What do homes need to know to take advantage of solar-plus-storage? CSIRO study

A new report by the CSIRO has flagged the importance of engaging consumers in the transformation of Australia’s electricity market – a shift to distributed energy that is largely being wrought by the unstoppable uptake of solar and storage.

The global shift to decentralised and renewables heavy energy systems is likely to see a big change in the way tariffs are structured – hopefully for the better, rather than the worse – but it may just mean another level of complexity for consumers in what is already a thoroughly opaque market.

According to the CSIRO, “meaningful demand-side participation” – which is code for using solar and storage to help manage the grid, such as surges in peak demand – by consumers will be critical to optimising Australia’s future decentralised, distributed electricity systems and stabilising costs.

But as this same report also notes, inspiring millions of electricity consumers to “make a substantial and enduring mass shift in electricity usage that flattens peak demand” will be no easy task.

And when the key to effecting this mass shift – according to most industry stakeholders – is to get customers to actively uptake cost-reflective or time-of-use energy pricing, and to make the most of it using solar and storage – the task starts to look nigh on impossible.

In its survey-based study, Australian Consumers’ Likely Response to Cost-Reflective Electricity Pricing (PDF), published on Wednesday, the CSIRO found that “consistent with well-known biases against complexity, novelty and risk …Australian consumers generally prefer flat rate tariffs to all forms of cost-reflective pricing.”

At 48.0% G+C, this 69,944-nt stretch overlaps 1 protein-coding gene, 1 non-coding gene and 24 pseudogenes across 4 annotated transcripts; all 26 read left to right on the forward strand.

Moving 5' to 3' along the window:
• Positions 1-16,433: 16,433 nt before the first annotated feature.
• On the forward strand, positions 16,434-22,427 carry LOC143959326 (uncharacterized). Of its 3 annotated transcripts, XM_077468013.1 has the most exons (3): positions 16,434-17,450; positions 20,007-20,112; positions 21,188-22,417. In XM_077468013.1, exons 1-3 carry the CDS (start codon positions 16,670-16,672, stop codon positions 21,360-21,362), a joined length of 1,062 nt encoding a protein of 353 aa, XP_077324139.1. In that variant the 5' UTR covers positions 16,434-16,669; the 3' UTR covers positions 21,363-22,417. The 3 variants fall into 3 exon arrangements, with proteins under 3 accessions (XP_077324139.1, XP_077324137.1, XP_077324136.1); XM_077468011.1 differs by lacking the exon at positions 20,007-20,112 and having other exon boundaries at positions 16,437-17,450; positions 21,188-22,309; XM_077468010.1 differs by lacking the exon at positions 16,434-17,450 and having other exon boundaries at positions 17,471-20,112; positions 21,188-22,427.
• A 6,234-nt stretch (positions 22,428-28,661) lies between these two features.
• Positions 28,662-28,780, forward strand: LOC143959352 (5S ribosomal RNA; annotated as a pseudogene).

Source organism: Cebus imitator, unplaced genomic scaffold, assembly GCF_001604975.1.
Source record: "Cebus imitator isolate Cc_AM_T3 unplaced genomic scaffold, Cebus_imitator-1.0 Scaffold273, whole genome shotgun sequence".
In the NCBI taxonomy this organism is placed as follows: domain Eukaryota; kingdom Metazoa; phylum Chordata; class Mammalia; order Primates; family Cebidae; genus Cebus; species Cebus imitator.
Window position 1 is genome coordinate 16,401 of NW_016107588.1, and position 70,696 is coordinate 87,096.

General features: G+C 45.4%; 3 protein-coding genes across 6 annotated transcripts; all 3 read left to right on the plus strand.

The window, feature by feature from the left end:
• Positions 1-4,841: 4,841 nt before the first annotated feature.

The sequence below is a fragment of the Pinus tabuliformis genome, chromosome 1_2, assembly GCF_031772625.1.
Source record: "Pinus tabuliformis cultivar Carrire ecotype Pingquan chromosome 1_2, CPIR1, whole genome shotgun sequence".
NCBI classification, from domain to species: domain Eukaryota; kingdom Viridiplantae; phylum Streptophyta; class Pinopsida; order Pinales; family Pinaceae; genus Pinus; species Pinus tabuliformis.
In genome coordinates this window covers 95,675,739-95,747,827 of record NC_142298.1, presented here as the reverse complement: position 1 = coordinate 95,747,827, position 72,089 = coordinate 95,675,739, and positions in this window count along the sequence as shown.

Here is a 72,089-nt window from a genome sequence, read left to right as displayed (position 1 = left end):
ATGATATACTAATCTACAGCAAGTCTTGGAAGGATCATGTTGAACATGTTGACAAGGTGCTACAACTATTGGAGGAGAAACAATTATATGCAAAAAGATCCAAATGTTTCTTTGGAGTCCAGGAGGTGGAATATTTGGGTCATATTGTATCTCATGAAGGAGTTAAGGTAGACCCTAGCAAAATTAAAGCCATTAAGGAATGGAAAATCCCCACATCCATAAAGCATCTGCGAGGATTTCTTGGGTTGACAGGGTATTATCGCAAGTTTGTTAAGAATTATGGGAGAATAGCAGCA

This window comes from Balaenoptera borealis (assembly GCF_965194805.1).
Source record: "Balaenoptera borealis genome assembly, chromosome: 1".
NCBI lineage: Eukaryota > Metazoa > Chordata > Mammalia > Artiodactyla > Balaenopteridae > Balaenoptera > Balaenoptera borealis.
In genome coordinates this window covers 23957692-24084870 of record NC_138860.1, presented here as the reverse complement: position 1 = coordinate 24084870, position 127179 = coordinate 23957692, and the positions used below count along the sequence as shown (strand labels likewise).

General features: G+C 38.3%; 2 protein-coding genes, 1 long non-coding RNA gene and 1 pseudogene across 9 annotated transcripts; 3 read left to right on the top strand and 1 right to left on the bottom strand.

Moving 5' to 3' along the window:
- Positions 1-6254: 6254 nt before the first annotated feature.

Time of use - CSIRO

“Taking into account those who will never even respond to such a tariff offer, our calculations suggest that the initial voluntary uptake of cost-reflective pricing is unlikely to exceed 5-10% of households,” the report finds.

The reason for this, it says, turns out to be pretty simple: consumers have an aversion to making any kind of choice, or to giving up the status quo – a problem, says the report, which is only magnified as the decision-making environment grows more complex.

And of, course, this consumer inertia is pretty convenient for the utilities. As long as consumers seem unmotivated to change their energy habits, the pressure is off to change the way energy is delivered.

While 1.2 million Australian households have cared enough about rising energy costs – and perhaps the source of their electricity – to install rooftop solar, the CSIRO report suggests that is where energy saving begins and ends, for many.

The survey found that homeowners were more likely to invest in once-off energy efficiency measures and expensive home improvements to save energy – including solar installations – than to change their consumption habits.

Some of homeowners said they happy just to “keep the current way as we are going solar soon and hopefully get off the grid altogether” – in which case the issue of electricity pricing, cost-reflective or otherwise, was moot.

So what is the answer?

“A substantial and enduring mass shift in electricity usage that flattens peak demand seems to require not just isolated tariff reform, but rather tariff reform accompanied by systemic technological changes, especially around automation of usage,” the report says.

“We conclude that in all policy making around cost-reflective pricing it will be absolutely critical to distinguish what might promote uptake as opposed to effective usage of cost-reflective pricing, and to recognise that anything that induces the former without also facilitating the latter might entail considerable political, economic and social risks.”

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